This is Paul Revere & the Raiders the way garage band fanatics want to remember them. The Sundazed version of this album is twice the record that the original LP was, with louder, sharper, denser sound that captures the punk edge that this band had on its best days, which were frequent during this part of their history. Released in May of 1965, Just Like Us was the group's first full studio album for Columbia, recorded just a few weeks earlier, and the first record on which they were allowed to stretch out in the studio, utilizing multiple overdubs to fulfill their potential. Despite this luxury, the band still had their edge, mixing dance-rock with R&B on numbers like "Steppin' Out" and "Just Like Me," amid covers of contemporary hits like Marvin Gaye's "I'll Be Doggone," Them's (and Big Joe Williams') "Baby Please Don't Go," and "Night Train," as well as white rock (and folk-rock) hits such as "Satisfaction" (featuring lots of organ), "I'm Cryin'," and "Catch the Wind," not to mention the Tommy Boyce co-authored "Action" from Where the Action Is. The Raiders do okay with "I'm Cryin'," but the group's covers of the R&B classics come off rather better than their work with stuff originated by tje Stones and Donovan. CD producer Bob Irwin went back about as far into the master tapes as anyone ever will, and the sound is amazing; the guitars, organ, saxes, and everything else are real close, but the density of the original mixes remains (and the volume is very, very loud). The notes by Mark Lindsay are almost as engaging as the music, and the original notes have been reproduced as well.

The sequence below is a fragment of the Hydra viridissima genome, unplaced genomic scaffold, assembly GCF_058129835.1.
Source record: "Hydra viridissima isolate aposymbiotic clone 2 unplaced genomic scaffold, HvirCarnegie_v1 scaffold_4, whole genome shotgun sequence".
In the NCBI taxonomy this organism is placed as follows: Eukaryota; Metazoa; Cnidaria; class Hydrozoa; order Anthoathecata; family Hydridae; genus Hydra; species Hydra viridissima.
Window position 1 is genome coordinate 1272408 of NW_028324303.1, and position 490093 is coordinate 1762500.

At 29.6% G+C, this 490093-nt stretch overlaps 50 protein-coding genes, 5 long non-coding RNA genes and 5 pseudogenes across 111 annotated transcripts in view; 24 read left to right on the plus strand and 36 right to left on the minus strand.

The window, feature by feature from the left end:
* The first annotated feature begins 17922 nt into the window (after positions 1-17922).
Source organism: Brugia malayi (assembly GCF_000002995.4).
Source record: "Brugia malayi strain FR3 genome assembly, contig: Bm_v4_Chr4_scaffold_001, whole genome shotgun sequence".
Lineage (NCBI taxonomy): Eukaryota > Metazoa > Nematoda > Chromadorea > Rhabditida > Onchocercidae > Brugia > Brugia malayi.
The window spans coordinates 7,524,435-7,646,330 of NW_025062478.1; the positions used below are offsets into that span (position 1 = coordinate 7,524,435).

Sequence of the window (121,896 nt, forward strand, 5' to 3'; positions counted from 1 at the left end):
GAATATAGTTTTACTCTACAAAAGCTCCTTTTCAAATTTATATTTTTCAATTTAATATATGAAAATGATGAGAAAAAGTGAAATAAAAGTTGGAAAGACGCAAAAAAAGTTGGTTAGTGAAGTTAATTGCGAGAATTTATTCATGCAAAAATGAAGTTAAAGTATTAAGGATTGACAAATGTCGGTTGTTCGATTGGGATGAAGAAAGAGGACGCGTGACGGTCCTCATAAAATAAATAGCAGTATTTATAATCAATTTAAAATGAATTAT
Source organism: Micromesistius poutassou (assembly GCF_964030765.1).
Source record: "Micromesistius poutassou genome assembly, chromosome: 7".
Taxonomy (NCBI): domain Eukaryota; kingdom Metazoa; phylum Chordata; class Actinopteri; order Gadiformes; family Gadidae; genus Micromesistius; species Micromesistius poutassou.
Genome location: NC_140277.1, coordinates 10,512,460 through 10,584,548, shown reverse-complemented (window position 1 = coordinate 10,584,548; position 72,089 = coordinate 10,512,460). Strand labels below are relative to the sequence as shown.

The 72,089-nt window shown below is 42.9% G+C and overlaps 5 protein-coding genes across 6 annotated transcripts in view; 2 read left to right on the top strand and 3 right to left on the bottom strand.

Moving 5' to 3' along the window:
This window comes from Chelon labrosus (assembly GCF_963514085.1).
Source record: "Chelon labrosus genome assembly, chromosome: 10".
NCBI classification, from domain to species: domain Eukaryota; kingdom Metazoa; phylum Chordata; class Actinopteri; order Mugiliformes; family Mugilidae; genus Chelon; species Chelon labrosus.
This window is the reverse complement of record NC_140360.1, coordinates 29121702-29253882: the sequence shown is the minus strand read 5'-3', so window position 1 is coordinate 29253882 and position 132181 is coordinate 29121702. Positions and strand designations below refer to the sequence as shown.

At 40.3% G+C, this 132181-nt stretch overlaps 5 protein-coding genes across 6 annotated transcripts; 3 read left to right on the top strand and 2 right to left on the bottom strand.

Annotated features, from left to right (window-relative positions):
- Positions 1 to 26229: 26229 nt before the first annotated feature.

|Label:||Sundazed Music Inc.|